Anaheim Ducks goaltender Dan Ellis is best known in Nashville for his three year stint as a Predator. In his three years, Ellis managed to lead the league in save percentage one time and managed to push an eventual Stanley Cup champion to the brink of elimination during his lone playoff stint.
In the offseason of 2010, with Ellis looking for a full-time starting job and with Pekka Rinne firmly planted as Nashville’s number one goaltender, the Predators traded Ellis’ rights – as well as those of Dustin Boyd – to the Montreal Canadiens for the rights to restricted free agent Sergei Kostitsyn. Unable to come to terms with Montreal, Ellis signed a two-year deal with the Tampa Bay Lightning.
With the Lightning having their own logjam at goal and with Anaheim Ducks goaltender Jonas Hiller suffering from vertigo, the Ducks picked up Ellis on February 24. He would proceed to go 8-3-1 with a .917 save percentage and a 2.39 GAA for the remainder of the season.
Come playoff time, Ellis was given the nod as Anaheim’s starting goaltender against his old team, the Predators, but was pulled after giving up 4 goals in the first game and did not return for the rest of the series.
For Ellis, while it’s not his first return trip to Nashville since leaving, he still has positive feelings about coming back to the place where his career has had its most success.
“It’s always nice to come back,” Ellis said. “There’s guys that you’ve played with a few years and then you know the staff around the rink. There’s friendships that you can get back into and people you catch up with. It’s a great place to play. They’ve got good ice. They have great fans. The atmosphere is always doing well. It’s improved a lot over the years and it’s great to be back.”
While it seems like eons, Ellis has been gone from Nashville for only a little more than a year. If he comes into the game against the Predators, he will be playing against several players that he practiced with day-in and day-out for three seasons. Ellis, however, does not feel that knowing his opponent necessarily gives him an advantage.
“It’s not always easier,” Ellis said. “It’s the same as any other game. There’s a few more things you think of. You know a few things that guys used to do – a few tendencies here and there. I think sometimes maybe you trust in those tendencies too much and something else happens. You just have to read the game as it comes. I don’t try to predict too much. I just go out there and play like any other game.”
The Ducks have been in town for a day, but – while tempting – Ellis hasn’t been out on the town exploring his old stomping grounds.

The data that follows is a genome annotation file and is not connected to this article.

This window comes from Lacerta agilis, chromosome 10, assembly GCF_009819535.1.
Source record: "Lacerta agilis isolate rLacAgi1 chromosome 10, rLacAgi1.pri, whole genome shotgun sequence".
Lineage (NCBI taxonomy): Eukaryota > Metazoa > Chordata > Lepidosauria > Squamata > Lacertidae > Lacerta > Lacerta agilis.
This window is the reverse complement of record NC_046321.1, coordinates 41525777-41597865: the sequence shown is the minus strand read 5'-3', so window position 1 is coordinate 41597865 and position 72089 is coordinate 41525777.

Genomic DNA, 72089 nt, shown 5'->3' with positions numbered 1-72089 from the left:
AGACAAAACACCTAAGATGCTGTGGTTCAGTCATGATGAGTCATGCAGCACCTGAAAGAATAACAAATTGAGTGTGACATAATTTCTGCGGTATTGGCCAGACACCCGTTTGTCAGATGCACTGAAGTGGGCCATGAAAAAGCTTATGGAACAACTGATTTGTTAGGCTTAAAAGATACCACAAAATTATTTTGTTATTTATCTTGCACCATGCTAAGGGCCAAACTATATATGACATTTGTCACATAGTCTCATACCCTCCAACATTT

“We got in yesterday, but we just went over to the mall and hung around there,” Ellis said. “It was a little bit of an off day where you just kick back and relax. You don’t go to those usual places down on the strip because you’ve got a game the next day. You go over there, you might be there a while. It’s always a good place to go listen to music and hang out with the guys, but not always the best place to go hang out before the game.”
During the 2010 offseason, Ellis set off a bit of a social media firestorm when he lashed out on Twitter about the collective bargaining agreement. The negative response by many of his followers led Ellis to remove his Twitter account. The question that has remained since that time has been, will Dan Ellis ever return to Twitter? According to Ellis, he already has, but in a passive manner. However, he has no intention of tweeting publicly again.
“I have a Twitter account still and I use it just to follow people, follow the news, get updates and stuff like that,” Ellis said. “I’ve found there’s too many people looking to ruin a good thing. When you look at it from an athlete’s perspective, there’s really no benefit to being on Twitter. For all those things that you can say, people are looking for that one thing that you might say in the wrong way or the wrong context. It can snowball pretty quickly as it did for myself. I don’t miss it a bit. I mean, I do miss some of the fans. It was nice to kind of interact with people. My biggest thing was, for myself growing up, you never knew what it was like being an NHL player. There’s not a lot of really good looks behind the scene and that’s what I tried to give. For any kid looking to see what it was like up here, I tried to be real about the experiences on the road and stuff like that. I do miss that part of it.”
As for Anaheim, while Ellis arrived there due to circumstance instead of choice, he feels that he may have found his perfect hockey home.
“It’s great,” Ellis said. “I enjoyed the experience in Tampa. The organization was fantastic – one of the best organizations in the league. It’s just really top notch. Being there with Steve Yzerman and being able to play with some of those great players like Stamkos and St. Louis was excellent, but the transition worked out great for me. I think (in Tampa Bay), the way that you’re expected to play and change your style to fit their own style – it wasn’t a perfect match. Coming over to Anaheim and back to the (Western Conference) was maybe a little more comfortable. There’s a great team, a great coaching staff, a great group of players and I think we’ve got a really good thing here.”
Finally, with Movember coming next week and numerous players around the league sporting facial hair for prostate cancer awareness, will Dan Ellis be growing a mustache?